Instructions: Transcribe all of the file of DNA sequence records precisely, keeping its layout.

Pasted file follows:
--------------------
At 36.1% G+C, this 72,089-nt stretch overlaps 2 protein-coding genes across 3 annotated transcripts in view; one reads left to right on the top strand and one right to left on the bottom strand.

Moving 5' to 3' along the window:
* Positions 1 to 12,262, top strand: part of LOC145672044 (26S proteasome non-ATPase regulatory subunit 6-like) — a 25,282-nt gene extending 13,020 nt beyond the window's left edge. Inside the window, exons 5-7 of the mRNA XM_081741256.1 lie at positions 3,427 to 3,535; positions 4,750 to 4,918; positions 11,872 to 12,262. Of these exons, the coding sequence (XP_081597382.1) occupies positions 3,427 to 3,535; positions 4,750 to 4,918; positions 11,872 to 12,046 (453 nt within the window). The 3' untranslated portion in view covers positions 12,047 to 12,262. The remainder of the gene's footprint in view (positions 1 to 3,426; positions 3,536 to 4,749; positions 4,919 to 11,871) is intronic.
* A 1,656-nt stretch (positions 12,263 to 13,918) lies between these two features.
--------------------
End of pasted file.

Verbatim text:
At 36.1% G+C, this 72,089-nt stretch overlaps 2 protein-coding genes across 3 annotated transcripts in view; one reads left to right on the top strand and one right to left on the bottom strand.

Moving 5' to 3' along the window:
* Positions 1 to 12,262, top strand: part of LOC145672044 (26S proteasome non-ATPase regulatory subunit 6-like) — a 25,282-nt gene extending 13,020 nt beyond the window's left edge. Inside the window, exons 5-7 of the mRNA XM_081741256.1 lie at positions 3,427 to 3,535; positions 4,750 to 4,918; positions 11,872 to 12,262. Of these exons, the coding sequence (XP_081597382.1) occupies positions 3,427 to 3,535; positions 4,750 to 4,918; positions 11,872 to 12,046 (453 nt within the window). The 3' untranslated portion in view covers positions 12,047 to 12,262. The remainder of the gene's footprint in view (positions 1 to 3,426; positions 3,536 to 4,749; positions 4,919 to 11,871) is intronic.
* A 1,656-nt stretch (positions 12,263 to 13,918) lies between these two features.